NATIONAL BUREAU OF ECONOMIC RESEARCH
NATIONAL BUREAU OF ECONOMIC RESEARCH
loading...

Towards a Legal Theory of the Firm: The Effects of Enterprise Liability on Asset Partitioning, Decentralization and Corporate Group Growth

Sharon Belenzon, Honggi Lee, Andrea Patacconi

NBER Working Paper No. 24720
Issued in June 2018
NBER Program(s):The Law and Economics Program, The Corporate Finance Program

Limited liability is a key attribute of the corporate form and one of the most important institutional innovations of the nineteenth century. However, when the owner of a corporation is another corporation as in many corporate groups, an important justification for limited liability—to protect small, passive investors from unlimited losses—is severely weakened. Accordingly, countries differ considerably in their propensity to protect parent and sister companies from the liabilities incurred by other group affiliates, with some countries (e.g. Germany) viewing a subsidiary as an integral part of the group that controls it while others (e.g. Great Britain) emphasizing the legal rather than the economic substance. In this paper, we construct a novel country-level measure of enterprise liability, the propensity of courts to hold an entire group liable for the obligations of one of its subsidiaries. Using data from sixteen countries in Europe, the Americas, and Asia, we examine how enterprise liability affects firm boundaries, internal organization, and corporate group growth. We find that in countries where enterprise liability is weaker, groups tend to partition their assets more finely into distinct legally independent subsidiaries and grant their subsidiaries more autonomy. Groups also tend to grow faster. This paper highlights one underappreciated channel—risk compartmentalization through incorporation—through which legal systems affect economic outcomes.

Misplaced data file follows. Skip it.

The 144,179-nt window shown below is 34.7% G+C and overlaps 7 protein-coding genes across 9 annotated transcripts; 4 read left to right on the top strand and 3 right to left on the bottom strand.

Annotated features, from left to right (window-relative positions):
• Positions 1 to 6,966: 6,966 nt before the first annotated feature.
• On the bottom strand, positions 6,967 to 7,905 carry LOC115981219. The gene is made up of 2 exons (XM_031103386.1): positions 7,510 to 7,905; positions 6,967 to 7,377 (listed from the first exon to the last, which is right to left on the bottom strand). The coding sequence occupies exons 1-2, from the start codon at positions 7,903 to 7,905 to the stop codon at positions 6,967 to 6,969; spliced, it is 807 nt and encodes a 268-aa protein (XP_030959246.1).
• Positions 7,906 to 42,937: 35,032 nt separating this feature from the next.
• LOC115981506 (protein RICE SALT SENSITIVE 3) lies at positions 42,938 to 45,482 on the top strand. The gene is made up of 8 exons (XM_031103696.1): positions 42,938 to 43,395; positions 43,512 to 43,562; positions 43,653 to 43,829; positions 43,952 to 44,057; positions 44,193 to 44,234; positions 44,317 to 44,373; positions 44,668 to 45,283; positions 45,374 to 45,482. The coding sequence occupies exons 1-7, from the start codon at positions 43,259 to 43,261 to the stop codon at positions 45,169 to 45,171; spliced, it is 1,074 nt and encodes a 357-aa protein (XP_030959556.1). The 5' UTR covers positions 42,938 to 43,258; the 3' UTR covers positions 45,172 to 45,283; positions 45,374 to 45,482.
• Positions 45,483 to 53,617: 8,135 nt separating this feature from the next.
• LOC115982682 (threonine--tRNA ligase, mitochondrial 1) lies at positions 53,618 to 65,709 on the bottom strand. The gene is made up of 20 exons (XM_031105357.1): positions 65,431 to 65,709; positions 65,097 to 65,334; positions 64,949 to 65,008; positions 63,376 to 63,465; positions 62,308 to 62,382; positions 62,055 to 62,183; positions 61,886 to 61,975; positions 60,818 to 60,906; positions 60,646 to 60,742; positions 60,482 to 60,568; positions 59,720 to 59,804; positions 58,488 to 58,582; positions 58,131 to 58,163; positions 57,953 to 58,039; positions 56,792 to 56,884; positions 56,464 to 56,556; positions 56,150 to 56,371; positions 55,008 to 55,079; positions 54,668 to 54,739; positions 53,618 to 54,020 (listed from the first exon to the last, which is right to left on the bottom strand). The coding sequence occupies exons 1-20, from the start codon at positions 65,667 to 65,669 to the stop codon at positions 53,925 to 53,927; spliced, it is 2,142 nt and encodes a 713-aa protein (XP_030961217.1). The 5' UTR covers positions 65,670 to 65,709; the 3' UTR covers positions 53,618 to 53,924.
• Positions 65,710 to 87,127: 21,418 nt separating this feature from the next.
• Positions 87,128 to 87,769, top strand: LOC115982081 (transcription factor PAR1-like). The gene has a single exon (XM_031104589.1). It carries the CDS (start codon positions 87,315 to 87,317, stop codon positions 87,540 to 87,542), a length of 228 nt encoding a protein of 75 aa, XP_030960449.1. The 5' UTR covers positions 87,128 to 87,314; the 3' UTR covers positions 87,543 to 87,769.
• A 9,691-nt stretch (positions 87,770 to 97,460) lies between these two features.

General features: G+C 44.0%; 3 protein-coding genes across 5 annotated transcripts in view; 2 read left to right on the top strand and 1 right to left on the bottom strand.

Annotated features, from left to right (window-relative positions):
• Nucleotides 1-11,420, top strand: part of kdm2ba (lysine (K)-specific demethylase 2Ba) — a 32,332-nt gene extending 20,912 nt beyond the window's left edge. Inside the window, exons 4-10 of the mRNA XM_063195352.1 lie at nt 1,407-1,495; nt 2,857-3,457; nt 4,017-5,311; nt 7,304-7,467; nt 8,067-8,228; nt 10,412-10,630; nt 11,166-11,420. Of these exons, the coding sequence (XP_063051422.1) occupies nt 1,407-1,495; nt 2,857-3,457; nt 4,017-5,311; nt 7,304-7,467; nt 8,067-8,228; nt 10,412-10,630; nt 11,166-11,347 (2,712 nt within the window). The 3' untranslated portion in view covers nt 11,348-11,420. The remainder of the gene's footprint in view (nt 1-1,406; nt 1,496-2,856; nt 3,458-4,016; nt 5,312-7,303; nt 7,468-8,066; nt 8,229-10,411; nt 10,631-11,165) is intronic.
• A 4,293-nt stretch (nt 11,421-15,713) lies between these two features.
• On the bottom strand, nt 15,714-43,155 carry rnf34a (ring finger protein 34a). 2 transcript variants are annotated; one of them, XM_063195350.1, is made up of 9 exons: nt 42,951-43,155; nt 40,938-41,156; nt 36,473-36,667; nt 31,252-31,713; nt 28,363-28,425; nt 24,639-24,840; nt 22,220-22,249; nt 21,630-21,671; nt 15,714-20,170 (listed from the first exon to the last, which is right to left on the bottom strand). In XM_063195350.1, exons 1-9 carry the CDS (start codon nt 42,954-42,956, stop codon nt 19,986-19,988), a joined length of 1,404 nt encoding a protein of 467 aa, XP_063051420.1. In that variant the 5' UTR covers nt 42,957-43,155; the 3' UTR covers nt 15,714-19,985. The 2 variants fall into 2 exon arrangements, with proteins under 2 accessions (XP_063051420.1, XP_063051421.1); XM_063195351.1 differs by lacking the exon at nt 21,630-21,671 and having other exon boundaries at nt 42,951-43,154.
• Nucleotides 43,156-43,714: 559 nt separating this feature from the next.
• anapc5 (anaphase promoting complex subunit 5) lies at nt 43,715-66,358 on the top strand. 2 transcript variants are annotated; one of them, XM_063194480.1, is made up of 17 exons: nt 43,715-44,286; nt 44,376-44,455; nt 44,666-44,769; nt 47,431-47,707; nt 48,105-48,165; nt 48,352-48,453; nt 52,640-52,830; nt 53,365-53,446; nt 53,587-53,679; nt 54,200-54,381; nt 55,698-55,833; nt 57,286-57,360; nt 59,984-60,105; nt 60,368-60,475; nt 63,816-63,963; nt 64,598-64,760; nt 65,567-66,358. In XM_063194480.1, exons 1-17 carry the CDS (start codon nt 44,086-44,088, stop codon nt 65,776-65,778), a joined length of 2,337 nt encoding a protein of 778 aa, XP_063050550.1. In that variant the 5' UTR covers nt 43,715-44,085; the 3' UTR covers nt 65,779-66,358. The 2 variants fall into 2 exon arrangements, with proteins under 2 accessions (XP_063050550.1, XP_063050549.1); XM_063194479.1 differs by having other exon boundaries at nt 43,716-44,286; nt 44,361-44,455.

You may purchase this paper on-line in .pdf format from SSRN.com ($5) for electronic delivery.

Access to NBER Papers

You are eligible for a free download if you are a subscriber, a corporate associate of the NBER, a journalist, an employee of the U.S. federal government with a ".GOV" domain name, or a resident of nearly any developing country or transition economy.

If you usually get free papers at work/university but do not at home, you can either connect to your work VPN or proxy (if any) or elect to have a link to the paper emailed to your work email address below. The email address must be connected to a subscribing college, university, or other subscribing institution. Gmail and other free email addresses will not have access.

E-mail:

Machine-readable bibliographic record - MARC, RIS, BibTeX

Document Object Identifier (DOI): 10.3386/w24720

 
Publications
Activities
Meetings
NBER Videos
Themes
Data
People
About

National Bureau of Economic Research, 1050 Massachusetts Ave., Cambridge, MA 02138; 617-868-3900; email: info@nber.org

Contact Us